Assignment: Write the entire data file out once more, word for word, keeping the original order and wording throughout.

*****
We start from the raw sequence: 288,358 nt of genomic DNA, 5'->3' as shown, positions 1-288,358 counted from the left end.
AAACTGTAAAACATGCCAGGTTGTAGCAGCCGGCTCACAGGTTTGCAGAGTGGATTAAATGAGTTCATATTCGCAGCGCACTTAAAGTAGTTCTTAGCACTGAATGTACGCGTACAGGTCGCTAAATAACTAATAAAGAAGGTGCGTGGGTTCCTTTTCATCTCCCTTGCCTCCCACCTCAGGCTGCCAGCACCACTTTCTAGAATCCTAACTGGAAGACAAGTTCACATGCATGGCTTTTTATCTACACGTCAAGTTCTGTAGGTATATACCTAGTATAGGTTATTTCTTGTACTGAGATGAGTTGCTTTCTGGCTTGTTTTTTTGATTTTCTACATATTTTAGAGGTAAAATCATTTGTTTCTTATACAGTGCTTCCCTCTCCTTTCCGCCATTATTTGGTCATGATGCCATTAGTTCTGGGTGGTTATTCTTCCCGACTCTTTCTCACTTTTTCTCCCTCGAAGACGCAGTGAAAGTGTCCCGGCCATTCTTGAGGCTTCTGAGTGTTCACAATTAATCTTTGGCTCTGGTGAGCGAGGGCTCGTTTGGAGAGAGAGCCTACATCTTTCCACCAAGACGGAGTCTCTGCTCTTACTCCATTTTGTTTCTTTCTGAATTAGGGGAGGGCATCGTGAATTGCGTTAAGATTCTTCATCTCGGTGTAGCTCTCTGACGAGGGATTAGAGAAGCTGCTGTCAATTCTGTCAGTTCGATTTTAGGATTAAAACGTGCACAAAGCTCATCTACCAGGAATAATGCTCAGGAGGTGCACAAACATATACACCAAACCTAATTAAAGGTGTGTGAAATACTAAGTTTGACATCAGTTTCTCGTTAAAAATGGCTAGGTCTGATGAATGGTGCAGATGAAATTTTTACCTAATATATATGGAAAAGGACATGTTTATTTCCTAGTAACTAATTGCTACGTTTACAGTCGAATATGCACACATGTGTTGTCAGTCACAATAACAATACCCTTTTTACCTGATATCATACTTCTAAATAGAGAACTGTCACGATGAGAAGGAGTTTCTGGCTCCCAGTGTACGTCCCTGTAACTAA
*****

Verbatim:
We start from the raw sequence: 288,358 nt of genomic DNA, 5'->3' as shown, positions 1-288,358 counted from the left end.
AAACTGTAAAACATGCCAGGTTGTAGCAGCCGGCTCACAGGTTTGCAGAGTGGATTAAATGAGTTCATATTCGCAGCGCACTTAAAGTAGTTCTTAGCACTGAATGTACGCGTACAGGTCGCTAAATAACTAATAAAGAAGGTGCGTGGGTTCCTTTTCATCTCCCTTGCCTCCCACCTCAGGCTGCCAGCACCACTTTCTAGAATCCTAACTGGAAGACAAGTTCACATGCATGGCTTTTTATCTACACGTCAAGTTCTGTAGGTATATACCTAGTATAGGTTATTTCTTGTACTGAGATGAGTTGCTTTCTGGCTTGTTTTTTTGATTTTCTACATATTTTAGAGGTAAAATCATTTGTTTCTTATACAGTGCTTCCCTCTCCTTTCCGCCATTATTTGGTCATGATGCCATTAGTTCTGGGTGGTTATTCTTCCCGACTCTTTCTCACTTTTTCTCCCTCGAAGACGCAGTGAAAGTGTCCCGGCCATTCTTGAGGCTTCTGAGTGTTCACAATTAATCTTTGGCTCTGGTGAGCGAGGGCTCGTTTGGAGAGAGAGCCTACATCTTTCCACCAAGACGGAGTCTCTGCTCTTACTCCATTTTGTTTCTTTCTGAATTAGGGGAGGGCATCGTGAATTGCGTTAAGATTCTTCATCTCGGTGTAGCTCTCTGACGAGGGATTAGAGAAGCTGCTGTCAATTCTGTCAGTTCGATTTTAGGATTAAAACGTGCACAAAGCTCATCTACCAGGAATAATGCTCAGGAGGTGCACAAACATATACACCAAACCTAATTAAAGGTGTGTGAAATACTAAGTTTGACATCAGTTTCTCGTTAAAAATGGCTAGGTCTGATGAATGGTGCAGATGAAATTTTTACCTAATATATATGGAAAAGGACATGTTTATTTCCTAGTAACTAATTGCTACGTTTACAGTCGAATATGCACACATGTGTTGTCAGTCACAATAACAATACCCTTTTTACCTGATATCATACTTCTAAATAGAGAACTGTCACGATGAGAAGGAGTTTCTGGCTCCCAGTGTACGTCCCTGTAACTAA